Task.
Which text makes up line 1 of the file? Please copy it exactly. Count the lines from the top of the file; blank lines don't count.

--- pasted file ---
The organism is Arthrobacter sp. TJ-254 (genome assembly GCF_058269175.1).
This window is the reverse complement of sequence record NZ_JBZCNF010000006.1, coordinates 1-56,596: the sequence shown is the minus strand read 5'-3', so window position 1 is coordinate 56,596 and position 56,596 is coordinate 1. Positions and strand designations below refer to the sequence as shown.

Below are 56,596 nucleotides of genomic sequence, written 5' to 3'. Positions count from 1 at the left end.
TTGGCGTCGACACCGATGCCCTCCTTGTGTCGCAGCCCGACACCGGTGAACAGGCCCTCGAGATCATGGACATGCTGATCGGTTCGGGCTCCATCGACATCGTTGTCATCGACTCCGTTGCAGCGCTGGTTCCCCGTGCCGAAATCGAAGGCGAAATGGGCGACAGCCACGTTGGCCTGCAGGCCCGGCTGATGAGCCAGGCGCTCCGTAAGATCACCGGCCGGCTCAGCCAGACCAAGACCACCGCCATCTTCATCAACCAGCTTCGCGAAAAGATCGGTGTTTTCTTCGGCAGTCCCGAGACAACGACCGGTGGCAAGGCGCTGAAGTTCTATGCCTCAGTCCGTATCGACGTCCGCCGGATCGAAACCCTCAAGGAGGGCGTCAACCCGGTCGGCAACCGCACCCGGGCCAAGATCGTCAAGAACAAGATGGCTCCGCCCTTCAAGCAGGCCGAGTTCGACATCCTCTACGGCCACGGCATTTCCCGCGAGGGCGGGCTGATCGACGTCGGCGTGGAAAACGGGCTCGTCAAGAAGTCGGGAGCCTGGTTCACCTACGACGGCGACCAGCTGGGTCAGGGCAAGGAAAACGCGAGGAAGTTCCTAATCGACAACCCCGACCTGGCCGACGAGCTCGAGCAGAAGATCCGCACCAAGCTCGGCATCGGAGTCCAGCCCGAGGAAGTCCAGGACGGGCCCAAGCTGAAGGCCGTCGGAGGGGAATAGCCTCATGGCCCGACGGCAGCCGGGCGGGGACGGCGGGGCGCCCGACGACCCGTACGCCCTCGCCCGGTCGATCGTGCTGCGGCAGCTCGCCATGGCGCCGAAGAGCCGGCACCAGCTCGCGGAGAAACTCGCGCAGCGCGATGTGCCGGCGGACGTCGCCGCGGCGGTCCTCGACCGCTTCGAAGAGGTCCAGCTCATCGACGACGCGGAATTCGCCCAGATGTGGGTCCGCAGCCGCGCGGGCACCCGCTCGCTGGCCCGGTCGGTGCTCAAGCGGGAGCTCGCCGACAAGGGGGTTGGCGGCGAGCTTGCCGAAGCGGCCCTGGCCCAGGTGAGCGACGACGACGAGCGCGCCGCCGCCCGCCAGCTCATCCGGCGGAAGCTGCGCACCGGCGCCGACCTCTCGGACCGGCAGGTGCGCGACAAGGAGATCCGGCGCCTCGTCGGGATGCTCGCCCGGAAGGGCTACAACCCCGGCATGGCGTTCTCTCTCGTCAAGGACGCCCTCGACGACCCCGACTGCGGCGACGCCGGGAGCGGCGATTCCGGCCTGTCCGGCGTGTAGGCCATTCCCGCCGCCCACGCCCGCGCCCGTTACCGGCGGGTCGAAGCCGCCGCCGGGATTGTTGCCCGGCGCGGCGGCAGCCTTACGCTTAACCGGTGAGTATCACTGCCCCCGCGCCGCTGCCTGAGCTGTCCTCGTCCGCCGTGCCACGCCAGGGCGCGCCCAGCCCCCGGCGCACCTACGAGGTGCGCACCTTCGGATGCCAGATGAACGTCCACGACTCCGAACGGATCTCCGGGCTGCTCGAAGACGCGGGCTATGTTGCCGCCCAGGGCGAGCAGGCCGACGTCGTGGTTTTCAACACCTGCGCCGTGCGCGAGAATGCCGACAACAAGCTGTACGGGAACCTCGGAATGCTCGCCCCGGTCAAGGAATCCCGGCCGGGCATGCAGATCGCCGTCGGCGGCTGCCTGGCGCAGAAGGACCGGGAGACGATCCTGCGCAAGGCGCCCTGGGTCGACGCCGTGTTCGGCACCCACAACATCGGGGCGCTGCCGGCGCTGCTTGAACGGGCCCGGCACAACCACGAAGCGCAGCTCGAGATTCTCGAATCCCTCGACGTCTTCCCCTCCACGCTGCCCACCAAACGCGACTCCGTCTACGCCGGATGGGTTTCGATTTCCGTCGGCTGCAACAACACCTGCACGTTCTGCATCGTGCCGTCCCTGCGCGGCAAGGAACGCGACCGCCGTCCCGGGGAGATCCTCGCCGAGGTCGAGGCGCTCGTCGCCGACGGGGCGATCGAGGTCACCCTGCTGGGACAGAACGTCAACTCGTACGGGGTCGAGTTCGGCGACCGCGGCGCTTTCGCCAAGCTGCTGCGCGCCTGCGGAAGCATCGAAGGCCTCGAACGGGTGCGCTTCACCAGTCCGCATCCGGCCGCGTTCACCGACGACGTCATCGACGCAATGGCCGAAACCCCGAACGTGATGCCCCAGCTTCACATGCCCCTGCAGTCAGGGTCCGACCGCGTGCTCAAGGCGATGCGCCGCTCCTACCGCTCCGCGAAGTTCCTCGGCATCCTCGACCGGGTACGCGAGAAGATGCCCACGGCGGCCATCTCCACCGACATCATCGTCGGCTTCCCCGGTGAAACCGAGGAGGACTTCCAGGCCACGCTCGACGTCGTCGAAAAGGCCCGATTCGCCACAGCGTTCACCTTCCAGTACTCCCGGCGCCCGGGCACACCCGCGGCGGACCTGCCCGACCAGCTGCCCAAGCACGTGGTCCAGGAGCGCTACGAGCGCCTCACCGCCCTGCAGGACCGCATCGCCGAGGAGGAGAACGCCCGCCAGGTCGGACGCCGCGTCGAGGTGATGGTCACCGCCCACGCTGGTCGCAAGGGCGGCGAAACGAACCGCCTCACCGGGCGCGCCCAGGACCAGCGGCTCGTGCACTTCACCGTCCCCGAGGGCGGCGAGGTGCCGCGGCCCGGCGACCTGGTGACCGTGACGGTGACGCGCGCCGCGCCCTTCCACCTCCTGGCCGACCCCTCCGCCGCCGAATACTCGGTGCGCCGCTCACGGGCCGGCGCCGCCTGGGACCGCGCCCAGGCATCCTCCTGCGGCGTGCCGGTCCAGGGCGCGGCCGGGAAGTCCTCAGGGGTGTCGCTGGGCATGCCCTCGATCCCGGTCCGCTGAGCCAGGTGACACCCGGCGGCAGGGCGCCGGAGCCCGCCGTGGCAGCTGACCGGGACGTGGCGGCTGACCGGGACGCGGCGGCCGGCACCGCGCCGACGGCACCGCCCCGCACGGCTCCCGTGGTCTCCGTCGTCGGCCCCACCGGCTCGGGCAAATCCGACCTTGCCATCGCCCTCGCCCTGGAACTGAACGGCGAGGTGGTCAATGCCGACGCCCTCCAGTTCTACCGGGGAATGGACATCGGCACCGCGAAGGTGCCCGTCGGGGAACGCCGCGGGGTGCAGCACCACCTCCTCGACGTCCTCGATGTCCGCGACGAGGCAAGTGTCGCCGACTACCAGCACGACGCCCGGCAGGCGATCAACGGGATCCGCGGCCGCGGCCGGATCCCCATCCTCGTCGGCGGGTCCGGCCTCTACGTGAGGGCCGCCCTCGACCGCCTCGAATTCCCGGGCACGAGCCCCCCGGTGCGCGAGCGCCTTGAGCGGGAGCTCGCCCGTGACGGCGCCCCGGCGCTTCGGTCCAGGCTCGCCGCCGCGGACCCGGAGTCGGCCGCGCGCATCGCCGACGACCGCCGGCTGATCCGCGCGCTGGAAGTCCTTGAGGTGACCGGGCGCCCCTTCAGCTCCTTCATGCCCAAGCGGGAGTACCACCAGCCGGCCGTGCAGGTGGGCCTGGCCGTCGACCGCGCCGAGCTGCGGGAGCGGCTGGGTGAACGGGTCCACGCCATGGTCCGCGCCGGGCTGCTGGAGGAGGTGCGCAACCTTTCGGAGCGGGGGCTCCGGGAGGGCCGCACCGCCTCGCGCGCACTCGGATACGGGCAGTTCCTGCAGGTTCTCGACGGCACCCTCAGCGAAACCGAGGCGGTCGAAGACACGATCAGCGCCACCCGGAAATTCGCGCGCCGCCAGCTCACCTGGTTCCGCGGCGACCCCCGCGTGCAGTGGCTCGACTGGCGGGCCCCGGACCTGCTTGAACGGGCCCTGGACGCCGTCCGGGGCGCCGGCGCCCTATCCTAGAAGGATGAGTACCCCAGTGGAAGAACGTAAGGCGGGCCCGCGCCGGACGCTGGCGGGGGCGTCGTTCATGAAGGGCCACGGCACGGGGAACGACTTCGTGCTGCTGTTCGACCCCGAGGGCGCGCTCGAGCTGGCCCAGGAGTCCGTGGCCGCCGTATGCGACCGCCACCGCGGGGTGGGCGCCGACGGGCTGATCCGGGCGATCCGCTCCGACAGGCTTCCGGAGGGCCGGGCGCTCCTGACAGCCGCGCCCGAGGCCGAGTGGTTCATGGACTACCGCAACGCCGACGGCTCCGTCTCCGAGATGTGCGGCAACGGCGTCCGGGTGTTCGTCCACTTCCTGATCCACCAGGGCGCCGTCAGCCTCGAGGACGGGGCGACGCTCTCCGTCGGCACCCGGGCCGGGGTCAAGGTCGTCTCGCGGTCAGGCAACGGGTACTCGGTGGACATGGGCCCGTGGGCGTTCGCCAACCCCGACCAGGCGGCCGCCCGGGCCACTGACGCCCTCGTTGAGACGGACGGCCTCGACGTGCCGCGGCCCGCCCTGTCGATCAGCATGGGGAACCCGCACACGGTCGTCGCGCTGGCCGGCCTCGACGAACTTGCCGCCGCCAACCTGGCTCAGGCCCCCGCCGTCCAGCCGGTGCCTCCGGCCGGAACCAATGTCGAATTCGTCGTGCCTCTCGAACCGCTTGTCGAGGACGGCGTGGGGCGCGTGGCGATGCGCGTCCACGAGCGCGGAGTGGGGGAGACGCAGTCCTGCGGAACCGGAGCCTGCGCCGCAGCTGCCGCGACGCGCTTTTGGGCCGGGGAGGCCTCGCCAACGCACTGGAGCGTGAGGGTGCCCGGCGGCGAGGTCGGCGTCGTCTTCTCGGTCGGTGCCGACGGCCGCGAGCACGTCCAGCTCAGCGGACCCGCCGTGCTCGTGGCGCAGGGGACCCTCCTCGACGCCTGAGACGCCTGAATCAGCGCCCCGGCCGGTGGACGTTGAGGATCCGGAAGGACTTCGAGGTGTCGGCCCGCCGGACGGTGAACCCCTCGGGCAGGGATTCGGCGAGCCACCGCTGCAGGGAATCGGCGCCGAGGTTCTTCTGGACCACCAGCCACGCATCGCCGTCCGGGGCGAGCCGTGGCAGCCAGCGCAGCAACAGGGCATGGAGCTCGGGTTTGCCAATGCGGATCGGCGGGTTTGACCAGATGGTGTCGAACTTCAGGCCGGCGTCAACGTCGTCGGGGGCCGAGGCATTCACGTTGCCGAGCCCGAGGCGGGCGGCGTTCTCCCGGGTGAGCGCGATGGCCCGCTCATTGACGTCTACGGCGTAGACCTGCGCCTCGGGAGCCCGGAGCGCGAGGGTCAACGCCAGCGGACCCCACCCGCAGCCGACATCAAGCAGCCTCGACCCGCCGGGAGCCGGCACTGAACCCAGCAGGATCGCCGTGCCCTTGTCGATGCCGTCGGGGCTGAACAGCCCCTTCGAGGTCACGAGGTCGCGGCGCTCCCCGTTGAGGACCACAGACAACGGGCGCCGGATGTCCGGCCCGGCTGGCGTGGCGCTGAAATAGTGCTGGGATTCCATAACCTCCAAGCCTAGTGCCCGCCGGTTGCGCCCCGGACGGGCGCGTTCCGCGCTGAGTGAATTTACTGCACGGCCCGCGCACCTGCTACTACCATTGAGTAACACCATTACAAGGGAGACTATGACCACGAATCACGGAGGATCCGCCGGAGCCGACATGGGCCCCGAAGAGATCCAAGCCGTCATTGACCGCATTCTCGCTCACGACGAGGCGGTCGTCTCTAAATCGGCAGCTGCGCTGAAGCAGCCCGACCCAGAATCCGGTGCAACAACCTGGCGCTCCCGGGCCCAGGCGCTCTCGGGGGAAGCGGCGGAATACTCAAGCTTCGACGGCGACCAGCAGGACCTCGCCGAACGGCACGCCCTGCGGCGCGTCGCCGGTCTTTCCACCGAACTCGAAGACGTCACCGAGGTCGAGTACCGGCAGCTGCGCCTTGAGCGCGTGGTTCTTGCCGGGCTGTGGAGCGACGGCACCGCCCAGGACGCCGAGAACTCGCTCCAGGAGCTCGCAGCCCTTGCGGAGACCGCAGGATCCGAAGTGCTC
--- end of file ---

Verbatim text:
The organism is Arthrobacter sp. TJ-254 (genome assembly GCF_058269175.1).